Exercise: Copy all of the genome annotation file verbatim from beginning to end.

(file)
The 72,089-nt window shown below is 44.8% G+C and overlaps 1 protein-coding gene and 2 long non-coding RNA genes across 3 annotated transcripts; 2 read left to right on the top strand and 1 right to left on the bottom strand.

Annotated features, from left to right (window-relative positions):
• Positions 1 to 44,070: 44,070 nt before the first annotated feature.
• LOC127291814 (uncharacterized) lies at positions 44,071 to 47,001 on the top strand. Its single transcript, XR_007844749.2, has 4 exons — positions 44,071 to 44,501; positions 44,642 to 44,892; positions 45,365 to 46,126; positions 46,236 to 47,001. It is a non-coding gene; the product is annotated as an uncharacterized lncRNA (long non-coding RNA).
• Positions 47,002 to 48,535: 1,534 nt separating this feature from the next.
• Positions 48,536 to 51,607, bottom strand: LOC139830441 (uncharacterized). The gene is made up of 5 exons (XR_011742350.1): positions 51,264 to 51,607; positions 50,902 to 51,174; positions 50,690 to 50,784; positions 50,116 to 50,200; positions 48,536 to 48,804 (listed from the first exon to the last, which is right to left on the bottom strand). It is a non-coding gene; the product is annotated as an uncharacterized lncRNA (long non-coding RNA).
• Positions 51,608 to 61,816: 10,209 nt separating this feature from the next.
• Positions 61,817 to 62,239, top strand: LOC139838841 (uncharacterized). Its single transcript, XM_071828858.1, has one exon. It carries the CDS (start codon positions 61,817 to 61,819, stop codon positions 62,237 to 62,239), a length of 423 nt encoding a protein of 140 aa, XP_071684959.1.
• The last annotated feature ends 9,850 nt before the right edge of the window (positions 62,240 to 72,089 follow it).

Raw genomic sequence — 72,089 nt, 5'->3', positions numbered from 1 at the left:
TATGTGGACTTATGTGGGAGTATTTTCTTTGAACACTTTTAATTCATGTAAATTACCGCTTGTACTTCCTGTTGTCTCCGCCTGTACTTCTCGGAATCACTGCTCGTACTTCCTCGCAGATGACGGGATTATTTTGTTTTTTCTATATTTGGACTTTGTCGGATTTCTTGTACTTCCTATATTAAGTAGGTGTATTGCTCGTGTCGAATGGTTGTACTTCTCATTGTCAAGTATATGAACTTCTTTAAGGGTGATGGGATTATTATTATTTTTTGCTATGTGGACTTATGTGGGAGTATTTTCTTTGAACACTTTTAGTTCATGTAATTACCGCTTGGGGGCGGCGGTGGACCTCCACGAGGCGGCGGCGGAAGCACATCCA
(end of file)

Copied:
The 72,089-nt window shown below is 44.8% G+C and overlaps 1 protein-coding gene and 2 long non-coding RNA genes across 3 annotated transcripts; 2 read left to right on the top strand and 1 right to left on the bottom strand.

Annotated features, from left to right (window-relative positions):
• Positions 1 to 44,070: 44,070 nt before the first annotated feature.
• LOC127291814 (uncharacterized) lies at positions 44,071 to 47,001 on the top strand. Its single transcript, XR_007844749.2, has 4 exons — positions 44,071 to 44,501; positions 44,642 to 44,892; positions 45,365 to 46,126; positions 46,236 to 47,001. It is a non-coding gene; the product is annotated as an uncharacterized lncRNA (long non-coding RNA).
• Positions 47,002 to 48,535: 1,534 nt separating this feature from the next.
• Positions 48,536 to 51,607, bottom strand: LOC139830441 (uncharacterized). The gene is made up of 5 exons (XR_011742350.1): positions 51,264 to 51,607; positions 50,902 to 51,174; positions 50,690 to 50,784; positions 50,116 to 50,200; positions 48,536 to 48,804 (listed from the first exon to the last, which is right to left on the bottom strand). It is a non-coding gene; the product is annotated as an uncharacterized lncRNA (long non-coding RNA).
• Positions 51,608 to 61,816: 10,209 nt separating this feature from the next.
• Positions 61,817 to 62,239, top strand: LOC139838841 (uncharacterized). Its single transcript, XM_071828858.1, has one exon. It carries the CDS (start codon positions 61,817 to 61,819, stop codon positions 62,237 to 62,239), a length of 423 nt encoding a protein of 140 aa, XP_071684959.1.
• The last annotated feature ends 9,850 nt before the right edge of the window (positions 62,240 to 72,089 follow it).

Raw genomic sequence — 72,089 nt, 5'->3', positions numbered from 1 at the left:
TATGTGGACTTATGTGGGAGTATTTTCTTTGAACACTTTTAATTCATGTAAATTACCGCTTGTACTTCCTGTTGTCTCCGCCTGTACTTCTCGGAATCACTGCTCGTACTTCCTCGCAGATGACGGGATTATTTTGTTTTTTCTATATTTGGACTTTGTCGGATTTCTTGTACTTCCTATATTAAGTAGGTGTATTGCTCGTGTCGAATGGTTGTACTTCTCATTGTCAAGTATATGAACTTCTTTAAGGGTGATGGGATTATTATTATTTTTTGCTATGTGGACTTATGTGGGAGTATTTTCTTTGAACACTTTTAGTTCATGTAATTACCGCTTGGGGGCGGCGGTGGACCTCCACGAGGCGGCGGCGGAAGCACATCCA